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Publication numberUS4322962 A
Publication typeGrant
Application numberUS 06/074,501
Publication dateApr 6, 1982
Filing dateSep 11, 1979
Priority dateSep 12, 1978
Also published asCA1125550A1, DE2936680A1, DE2936680C2, US4367642
Publication number06074501, 074501, US 4322962 A, US 4322962A, US-A-4322962, US4322962 A, US4322962A
InventorsTeruyuki Nakanishi, Kiyoshi Hitomi
Original AssigneeKawasaki Steel Corporation
Export CitationBiBTeX, EndNote, RefMan
External Links: USPTO, USPTO Assignment, Espacenet
Method of producing H-beams
US 4322962 A
Abstract
A method of producing, by universal mills, H-beams which are excellent in the strength and toughness of the joint between web and flanges. In roughing process, symmetric convexes, which have substantially the same cross section and differ in position in different mills, are alternately formed on at least either of the outer and inner sides of the web and flanges of the piece being rolled, to forcibly cause metal flow in the joints between web and flanges and thereby to increase the amount of strain of said joints. In finishing process, the convexes formed in said roughing process are pressed, thereby obtaining a H-beam having predetermined dimensions.
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Claims(3)
What is claimed is:
1. An apparatus for producing a steel H-beam having joints of a piece being rolled between a web and flanges having high mechanical strength and toughness, comprising:
a breakdown mill having breakdown rolls;
a first roughing universal mill having horizontal rolls each having concaves in cross-section at portions corresponding to portions at the inner side of each joint between the web and the flanges of the piece being rolled, and vertical rolls;
an edging mill;
a second roughing universal mill having vertical rolls each having a concave in cross-section at a portion corresponding to a portion in the vicinity of the outer side of the joint of said piece being rolled, and horizontal rolls;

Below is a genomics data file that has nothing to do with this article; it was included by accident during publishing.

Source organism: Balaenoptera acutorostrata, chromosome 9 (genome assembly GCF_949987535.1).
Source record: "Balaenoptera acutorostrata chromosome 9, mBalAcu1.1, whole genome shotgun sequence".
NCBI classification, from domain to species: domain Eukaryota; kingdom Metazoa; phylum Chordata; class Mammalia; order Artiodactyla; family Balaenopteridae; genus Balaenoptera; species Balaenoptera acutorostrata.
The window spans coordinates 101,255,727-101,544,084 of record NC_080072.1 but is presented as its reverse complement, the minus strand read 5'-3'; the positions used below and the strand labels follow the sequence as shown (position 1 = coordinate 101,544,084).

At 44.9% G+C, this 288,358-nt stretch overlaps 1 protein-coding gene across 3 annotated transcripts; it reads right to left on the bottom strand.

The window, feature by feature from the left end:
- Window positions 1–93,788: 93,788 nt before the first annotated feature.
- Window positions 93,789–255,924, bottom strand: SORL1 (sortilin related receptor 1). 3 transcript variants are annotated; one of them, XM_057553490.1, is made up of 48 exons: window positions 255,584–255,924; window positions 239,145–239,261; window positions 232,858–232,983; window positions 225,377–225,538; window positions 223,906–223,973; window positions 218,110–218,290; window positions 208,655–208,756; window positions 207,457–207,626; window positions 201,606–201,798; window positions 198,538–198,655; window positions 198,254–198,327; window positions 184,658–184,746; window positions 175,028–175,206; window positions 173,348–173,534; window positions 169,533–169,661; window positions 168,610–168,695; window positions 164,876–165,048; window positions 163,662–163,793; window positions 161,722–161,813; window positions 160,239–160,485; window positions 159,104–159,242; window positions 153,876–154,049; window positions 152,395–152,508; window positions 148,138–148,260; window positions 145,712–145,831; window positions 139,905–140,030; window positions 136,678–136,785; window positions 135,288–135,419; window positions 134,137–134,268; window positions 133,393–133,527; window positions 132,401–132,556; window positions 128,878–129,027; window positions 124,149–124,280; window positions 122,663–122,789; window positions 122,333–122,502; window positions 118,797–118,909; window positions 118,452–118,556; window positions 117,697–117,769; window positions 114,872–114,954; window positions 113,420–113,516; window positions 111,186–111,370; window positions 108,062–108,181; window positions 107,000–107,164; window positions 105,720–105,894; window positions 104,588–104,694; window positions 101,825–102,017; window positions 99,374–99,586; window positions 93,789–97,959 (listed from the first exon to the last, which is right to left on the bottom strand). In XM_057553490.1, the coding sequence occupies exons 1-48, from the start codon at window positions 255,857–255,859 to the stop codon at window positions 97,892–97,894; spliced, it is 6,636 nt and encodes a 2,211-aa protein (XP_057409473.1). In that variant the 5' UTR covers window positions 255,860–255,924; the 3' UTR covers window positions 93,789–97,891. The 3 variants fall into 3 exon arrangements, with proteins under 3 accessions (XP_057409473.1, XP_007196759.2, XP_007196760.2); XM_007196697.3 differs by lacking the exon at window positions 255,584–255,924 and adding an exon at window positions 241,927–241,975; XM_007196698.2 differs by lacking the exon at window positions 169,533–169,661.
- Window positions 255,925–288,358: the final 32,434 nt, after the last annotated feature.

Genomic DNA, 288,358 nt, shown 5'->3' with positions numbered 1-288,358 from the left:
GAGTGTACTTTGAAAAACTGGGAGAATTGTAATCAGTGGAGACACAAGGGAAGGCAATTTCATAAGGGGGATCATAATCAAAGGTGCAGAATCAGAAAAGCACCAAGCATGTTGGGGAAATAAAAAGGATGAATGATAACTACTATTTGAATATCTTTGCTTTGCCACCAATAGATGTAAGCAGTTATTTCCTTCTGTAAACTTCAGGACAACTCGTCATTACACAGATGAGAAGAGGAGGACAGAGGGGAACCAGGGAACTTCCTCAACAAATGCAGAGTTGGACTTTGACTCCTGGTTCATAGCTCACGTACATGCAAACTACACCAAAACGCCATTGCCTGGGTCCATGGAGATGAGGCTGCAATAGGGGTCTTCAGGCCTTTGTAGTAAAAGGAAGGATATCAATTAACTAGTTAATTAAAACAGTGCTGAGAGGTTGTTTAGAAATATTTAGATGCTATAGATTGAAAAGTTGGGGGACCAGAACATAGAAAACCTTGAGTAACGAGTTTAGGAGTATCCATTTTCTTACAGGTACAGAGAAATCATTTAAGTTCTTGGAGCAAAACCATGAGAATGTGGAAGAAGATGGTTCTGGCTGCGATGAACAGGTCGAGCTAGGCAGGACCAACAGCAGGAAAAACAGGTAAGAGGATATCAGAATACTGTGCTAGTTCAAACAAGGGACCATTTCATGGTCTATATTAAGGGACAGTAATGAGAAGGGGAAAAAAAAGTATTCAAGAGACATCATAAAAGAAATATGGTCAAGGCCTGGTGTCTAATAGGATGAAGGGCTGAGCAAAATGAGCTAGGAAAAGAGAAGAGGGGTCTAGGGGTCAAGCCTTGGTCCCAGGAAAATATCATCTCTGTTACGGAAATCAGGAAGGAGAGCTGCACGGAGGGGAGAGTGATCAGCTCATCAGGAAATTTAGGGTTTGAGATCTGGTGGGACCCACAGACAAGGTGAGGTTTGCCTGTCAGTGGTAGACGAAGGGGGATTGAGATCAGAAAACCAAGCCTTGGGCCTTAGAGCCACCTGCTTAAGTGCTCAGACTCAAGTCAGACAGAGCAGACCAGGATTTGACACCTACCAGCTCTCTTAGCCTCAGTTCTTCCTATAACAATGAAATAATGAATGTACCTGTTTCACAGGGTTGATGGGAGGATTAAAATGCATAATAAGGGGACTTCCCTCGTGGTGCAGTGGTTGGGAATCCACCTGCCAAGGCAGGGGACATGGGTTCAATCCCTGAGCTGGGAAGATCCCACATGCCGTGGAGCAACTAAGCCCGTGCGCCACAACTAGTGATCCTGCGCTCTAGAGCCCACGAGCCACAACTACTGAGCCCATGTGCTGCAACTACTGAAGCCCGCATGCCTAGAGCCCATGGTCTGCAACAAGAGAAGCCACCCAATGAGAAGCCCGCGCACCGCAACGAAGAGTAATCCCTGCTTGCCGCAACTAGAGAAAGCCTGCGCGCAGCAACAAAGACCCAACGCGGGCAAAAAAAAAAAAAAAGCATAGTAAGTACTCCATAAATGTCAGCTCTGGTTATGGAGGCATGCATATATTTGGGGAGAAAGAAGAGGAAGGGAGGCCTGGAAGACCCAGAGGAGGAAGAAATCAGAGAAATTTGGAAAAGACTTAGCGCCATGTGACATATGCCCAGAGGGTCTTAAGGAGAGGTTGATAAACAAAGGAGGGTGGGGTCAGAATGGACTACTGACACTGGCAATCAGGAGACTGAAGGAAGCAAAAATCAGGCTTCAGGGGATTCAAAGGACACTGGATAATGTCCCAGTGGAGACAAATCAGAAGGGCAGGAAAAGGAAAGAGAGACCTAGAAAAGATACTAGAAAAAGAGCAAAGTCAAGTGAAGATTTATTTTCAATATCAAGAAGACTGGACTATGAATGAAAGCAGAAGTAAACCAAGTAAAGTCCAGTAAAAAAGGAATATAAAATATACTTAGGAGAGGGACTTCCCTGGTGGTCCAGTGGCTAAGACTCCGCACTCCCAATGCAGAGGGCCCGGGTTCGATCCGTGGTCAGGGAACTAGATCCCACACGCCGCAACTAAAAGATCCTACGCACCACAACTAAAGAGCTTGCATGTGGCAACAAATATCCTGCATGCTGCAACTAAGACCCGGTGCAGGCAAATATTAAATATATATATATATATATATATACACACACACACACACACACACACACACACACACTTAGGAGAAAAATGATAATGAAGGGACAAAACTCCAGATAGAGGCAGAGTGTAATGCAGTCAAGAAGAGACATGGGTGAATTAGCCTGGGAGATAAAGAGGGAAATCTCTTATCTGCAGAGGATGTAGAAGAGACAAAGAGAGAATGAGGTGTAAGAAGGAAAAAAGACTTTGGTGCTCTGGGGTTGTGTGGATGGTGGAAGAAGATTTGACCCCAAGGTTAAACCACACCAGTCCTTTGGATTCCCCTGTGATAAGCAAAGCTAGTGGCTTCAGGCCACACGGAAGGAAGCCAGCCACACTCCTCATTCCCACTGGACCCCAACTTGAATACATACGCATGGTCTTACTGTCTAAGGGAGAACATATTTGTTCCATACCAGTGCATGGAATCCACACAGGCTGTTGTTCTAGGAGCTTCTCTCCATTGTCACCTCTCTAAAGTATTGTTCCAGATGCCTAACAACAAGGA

a second edging mill; and
a finishing universal mill.
2. An apparatus for producing a steel H-beam having joints of a piece being rolled between a web and flanges having high mechanical strength and toughness, comprising:
a breakdown mill having breakdown rolls;
a first roughing universal mill having horizontal rolls each having concaves in cross-section at portions corresponding to portions at the inner side of each joint of said piece being rolled, and vertical rolls;
a first edging mill;
a second roughing universal mill having horizontal rolls each having a concave in cross-section at a portion corresponding to a portion in the vicinity of the outer side of the joint of said piece being rolled, and vertical rolls;
a second edging mill; and
a finishing universal mill.
3. An apparatus for producing a steel H-beam having joints of a piece being rolled between a web and flanges having high mechanical strength and toughness, comprising:
a breakdown mill having breakdown rolls;
a first roughing universal mill having horizontal rolls each having concaves in cross-section at portions corresponding to portions at the inner side of each joint of said piece being rolled, and vertical rolls;
a second roughing universal mill separated from said first roughing universal mill by an edging mill, said second mill having vertical rolls each having a concave in cross-section at a portion corresponding to a portion in the vicinity of the outer side of the joint of said piece being rolled, and horizontal rolls;